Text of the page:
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Microsoft Introduces Windows 8 Teams, Hints at 'App Store'

A Microsoft executive revealed on the Building Windows 8 blog on Wednesday that it is taking about 35 teams to execute the various planning, coding and testing efforts surrounding the new OS.

Steven Sinofsky, president of the Windows and Windows Live Division, also said each team comprises between 25 and 40 developers, suggesting that the number of Windows 8 developers may range between 875 and 1,400 people. However, Microsoft also has program management, product designers and testers on each team, so the total number of people involved in Windows 8 is likely greater.

According to Sinofsky, each team is responsible for a single feature area of the operating system. The features handled by each team represent broad architectural aspects of Windows, he explained. They don't just concentrate on a particular aspect of the Windows 8 user interface.

Sinofsky provided very few details in the blog, but the presence of an "App Store" team on his list seems to imply that Windows 8 will have a center for developers to sell their Windows 8 applications. "Hyper-V" is on the team list for Windows 8, possibly confirming a tip given to veteran Microsoft reporter Mary-Jo Foley about client integration of Microsoft's hypervisor.

However, that last point is not really so clear because a team can cover both client and server technologies.

"For example, all of our kernel, networking, storage, virtualization, and other fundamental OS work is also part of Windows Server -- that's right, one team delivers the full Windows Client OS and much of the foundation for the Windows Server OS," Sinofsky explained. "And some features are built in the core OS but are ultimately only part of the Server product."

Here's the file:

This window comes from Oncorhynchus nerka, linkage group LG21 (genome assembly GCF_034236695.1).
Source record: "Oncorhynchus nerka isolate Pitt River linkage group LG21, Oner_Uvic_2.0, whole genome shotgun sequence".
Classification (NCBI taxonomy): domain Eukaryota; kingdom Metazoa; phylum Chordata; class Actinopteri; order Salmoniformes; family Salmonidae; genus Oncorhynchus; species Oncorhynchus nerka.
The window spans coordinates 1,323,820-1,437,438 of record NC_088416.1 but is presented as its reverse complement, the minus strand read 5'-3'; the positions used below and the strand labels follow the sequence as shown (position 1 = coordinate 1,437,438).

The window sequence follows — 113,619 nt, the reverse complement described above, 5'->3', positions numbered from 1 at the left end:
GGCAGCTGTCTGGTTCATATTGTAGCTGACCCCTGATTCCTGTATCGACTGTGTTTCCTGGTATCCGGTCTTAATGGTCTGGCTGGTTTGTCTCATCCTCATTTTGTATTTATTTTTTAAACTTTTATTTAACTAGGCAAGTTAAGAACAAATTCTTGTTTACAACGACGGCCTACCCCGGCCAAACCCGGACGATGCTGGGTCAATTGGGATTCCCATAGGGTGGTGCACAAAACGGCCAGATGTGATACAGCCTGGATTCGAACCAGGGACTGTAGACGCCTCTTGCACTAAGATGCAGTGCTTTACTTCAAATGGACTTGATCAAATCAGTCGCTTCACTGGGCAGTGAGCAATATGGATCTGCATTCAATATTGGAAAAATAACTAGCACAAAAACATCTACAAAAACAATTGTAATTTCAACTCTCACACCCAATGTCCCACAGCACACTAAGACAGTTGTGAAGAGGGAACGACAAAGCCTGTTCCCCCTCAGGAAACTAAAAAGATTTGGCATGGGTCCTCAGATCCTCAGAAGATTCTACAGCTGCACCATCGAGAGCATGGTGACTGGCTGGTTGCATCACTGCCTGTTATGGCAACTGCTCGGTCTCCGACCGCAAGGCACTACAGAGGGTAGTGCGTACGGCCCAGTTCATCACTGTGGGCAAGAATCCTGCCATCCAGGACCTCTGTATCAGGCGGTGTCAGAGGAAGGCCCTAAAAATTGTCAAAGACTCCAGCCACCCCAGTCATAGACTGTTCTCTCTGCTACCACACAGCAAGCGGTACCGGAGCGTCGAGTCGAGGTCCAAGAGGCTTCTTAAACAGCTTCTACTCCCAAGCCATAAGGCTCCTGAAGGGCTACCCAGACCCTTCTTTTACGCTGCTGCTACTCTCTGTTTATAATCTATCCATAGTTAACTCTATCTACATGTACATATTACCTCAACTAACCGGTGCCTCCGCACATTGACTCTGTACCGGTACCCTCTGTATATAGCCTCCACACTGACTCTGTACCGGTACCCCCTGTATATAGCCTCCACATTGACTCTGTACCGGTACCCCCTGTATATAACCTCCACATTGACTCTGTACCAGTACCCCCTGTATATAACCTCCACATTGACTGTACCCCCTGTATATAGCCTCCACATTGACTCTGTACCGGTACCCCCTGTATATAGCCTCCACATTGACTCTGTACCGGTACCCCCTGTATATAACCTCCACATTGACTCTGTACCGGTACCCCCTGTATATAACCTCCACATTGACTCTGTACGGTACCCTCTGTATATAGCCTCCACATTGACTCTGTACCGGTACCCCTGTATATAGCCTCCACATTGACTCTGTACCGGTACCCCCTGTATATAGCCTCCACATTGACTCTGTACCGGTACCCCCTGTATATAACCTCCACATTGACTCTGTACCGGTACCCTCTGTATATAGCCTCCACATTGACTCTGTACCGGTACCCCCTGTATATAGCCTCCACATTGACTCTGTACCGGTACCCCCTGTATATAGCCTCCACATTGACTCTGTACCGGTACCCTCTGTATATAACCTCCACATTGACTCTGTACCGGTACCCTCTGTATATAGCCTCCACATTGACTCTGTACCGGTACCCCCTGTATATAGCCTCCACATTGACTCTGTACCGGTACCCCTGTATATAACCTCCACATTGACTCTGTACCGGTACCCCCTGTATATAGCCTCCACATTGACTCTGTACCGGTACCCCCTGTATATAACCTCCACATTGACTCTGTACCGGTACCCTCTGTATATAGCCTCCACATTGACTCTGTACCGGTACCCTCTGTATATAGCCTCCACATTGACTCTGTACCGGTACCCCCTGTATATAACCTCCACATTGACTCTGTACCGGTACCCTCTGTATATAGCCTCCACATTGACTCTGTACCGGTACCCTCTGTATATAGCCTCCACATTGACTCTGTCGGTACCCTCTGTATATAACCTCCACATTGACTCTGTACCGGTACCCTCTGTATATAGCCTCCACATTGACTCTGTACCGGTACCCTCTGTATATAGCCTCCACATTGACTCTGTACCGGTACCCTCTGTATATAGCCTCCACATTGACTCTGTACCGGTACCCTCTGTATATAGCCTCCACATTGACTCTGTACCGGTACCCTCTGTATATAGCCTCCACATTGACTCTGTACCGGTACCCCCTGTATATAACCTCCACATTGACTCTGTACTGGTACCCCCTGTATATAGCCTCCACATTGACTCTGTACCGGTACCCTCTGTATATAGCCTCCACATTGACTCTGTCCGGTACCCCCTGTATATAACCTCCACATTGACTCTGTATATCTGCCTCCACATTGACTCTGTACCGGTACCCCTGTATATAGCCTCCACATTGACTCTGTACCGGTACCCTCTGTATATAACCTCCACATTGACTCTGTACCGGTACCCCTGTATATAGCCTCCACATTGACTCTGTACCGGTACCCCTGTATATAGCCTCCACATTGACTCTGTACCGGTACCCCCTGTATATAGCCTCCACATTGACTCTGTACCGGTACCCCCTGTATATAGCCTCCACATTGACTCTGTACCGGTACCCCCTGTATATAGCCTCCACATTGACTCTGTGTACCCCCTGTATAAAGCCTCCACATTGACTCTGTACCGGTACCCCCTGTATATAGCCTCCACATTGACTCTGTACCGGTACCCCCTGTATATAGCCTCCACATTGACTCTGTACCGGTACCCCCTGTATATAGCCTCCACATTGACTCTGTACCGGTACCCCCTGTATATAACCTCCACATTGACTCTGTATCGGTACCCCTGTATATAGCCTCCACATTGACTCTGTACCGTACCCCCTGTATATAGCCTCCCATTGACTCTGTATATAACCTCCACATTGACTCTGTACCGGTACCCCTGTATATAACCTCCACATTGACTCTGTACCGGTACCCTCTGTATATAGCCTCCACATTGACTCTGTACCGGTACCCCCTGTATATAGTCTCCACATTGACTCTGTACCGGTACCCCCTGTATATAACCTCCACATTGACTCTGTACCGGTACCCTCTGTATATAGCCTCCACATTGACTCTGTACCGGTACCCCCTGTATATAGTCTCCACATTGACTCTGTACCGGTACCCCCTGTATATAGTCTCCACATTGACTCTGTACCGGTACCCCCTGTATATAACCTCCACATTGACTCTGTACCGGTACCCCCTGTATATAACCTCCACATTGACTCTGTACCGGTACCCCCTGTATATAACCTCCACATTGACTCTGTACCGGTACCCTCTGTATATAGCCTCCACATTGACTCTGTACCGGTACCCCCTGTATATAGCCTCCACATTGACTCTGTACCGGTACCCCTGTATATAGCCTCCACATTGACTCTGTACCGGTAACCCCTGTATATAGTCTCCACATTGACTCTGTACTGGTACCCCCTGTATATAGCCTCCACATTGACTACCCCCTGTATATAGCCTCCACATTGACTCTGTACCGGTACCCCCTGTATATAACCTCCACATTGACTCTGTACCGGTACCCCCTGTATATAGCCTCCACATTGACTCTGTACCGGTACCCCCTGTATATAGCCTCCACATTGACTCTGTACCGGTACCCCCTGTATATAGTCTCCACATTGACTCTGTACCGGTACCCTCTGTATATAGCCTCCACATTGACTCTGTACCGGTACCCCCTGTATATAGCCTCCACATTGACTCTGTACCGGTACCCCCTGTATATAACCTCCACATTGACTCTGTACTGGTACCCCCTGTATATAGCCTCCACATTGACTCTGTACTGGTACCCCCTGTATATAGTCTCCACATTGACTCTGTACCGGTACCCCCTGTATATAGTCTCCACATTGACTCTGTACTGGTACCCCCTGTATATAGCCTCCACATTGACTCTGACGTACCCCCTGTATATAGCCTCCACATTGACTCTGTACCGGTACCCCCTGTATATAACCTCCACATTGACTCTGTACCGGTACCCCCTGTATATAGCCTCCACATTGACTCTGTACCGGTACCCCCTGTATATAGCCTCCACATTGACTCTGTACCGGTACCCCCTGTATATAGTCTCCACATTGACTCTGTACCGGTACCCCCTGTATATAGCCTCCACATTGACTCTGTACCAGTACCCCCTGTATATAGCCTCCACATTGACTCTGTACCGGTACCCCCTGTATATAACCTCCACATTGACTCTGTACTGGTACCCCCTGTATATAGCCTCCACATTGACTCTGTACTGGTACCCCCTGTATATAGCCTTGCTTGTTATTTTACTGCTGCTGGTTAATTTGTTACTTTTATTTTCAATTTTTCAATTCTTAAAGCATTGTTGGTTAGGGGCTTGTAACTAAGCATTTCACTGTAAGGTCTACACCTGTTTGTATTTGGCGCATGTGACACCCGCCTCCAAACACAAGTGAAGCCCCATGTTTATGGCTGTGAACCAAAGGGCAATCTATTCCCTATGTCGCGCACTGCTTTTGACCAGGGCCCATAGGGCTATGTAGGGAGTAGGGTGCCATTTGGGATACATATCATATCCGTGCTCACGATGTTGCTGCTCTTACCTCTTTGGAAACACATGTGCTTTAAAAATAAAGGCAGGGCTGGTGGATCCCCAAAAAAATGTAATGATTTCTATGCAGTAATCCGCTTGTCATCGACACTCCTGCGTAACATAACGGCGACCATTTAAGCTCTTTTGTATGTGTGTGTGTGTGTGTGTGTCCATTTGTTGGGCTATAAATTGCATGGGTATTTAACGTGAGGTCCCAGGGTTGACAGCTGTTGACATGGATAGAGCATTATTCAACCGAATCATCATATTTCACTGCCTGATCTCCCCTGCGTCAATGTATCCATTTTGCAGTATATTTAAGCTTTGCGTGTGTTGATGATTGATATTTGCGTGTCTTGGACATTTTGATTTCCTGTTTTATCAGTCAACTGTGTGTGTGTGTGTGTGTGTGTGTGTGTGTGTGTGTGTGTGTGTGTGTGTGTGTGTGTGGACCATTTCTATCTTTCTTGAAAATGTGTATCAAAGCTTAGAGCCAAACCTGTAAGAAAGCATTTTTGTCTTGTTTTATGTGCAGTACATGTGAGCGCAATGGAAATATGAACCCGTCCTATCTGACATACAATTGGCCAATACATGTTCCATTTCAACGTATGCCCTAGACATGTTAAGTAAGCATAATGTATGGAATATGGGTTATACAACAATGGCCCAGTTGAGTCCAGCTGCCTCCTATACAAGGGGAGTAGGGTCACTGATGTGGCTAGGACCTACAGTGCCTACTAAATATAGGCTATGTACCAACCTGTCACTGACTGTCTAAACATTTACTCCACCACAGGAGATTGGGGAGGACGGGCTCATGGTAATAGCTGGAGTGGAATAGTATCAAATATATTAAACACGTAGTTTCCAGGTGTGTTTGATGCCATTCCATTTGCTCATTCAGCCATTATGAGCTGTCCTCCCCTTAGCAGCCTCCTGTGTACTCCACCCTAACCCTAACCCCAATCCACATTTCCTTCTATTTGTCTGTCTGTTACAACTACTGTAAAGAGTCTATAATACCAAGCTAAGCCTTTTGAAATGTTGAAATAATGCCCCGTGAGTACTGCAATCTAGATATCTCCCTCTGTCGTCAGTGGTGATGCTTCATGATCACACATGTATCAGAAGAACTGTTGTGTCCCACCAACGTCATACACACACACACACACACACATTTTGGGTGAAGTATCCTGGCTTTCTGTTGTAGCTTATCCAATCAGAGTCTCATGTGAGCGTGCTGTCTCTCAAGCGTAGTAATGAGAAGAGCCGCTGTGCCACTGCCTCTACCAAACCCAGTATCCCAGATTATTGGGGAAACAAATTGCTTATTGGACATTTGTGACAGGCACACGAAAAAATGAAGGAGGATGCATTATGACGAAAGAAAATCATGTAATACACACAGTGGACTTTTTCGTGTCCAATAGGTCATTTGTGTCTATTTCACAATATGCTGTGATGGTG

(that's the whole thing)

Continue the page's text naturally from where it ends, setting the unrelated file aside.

An Extensible Application Markup Language (XAML) team will contribute, and that fact possibly indicates that Silverlight support won't go away with Windows 8's release. XAML is a Microsoft XML-variant markup language that works with Microsoft's Windows Presentation Foundation graphics subsystem. Silverlight uses XAML for Web graphics, so it seems that Microsoft may be planning to make Silverlight work with Internet Explorer 10, which is the browser version expected to ship with Windows 8.

Microsoft created a lot of confusion among developers by not talking about its .NET and Silverlight platforms when announcing Windows 8. Instead, Microsoft stressed the importance of HTML 5 and JavaScript for Windows 8 application development. Possibly, this point will be further clarified at Microsoft's Build event in September.

So far, Sinofsky has only vaguely promised that Windows 8 will support hardware and software requirements that worked with Windows 7-capable systems. He didn't explain when a build of Windows 8 would be available. 

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About the Author

Kurt Mackie is senior news producer for the 1105 Enterprise Computing Group.

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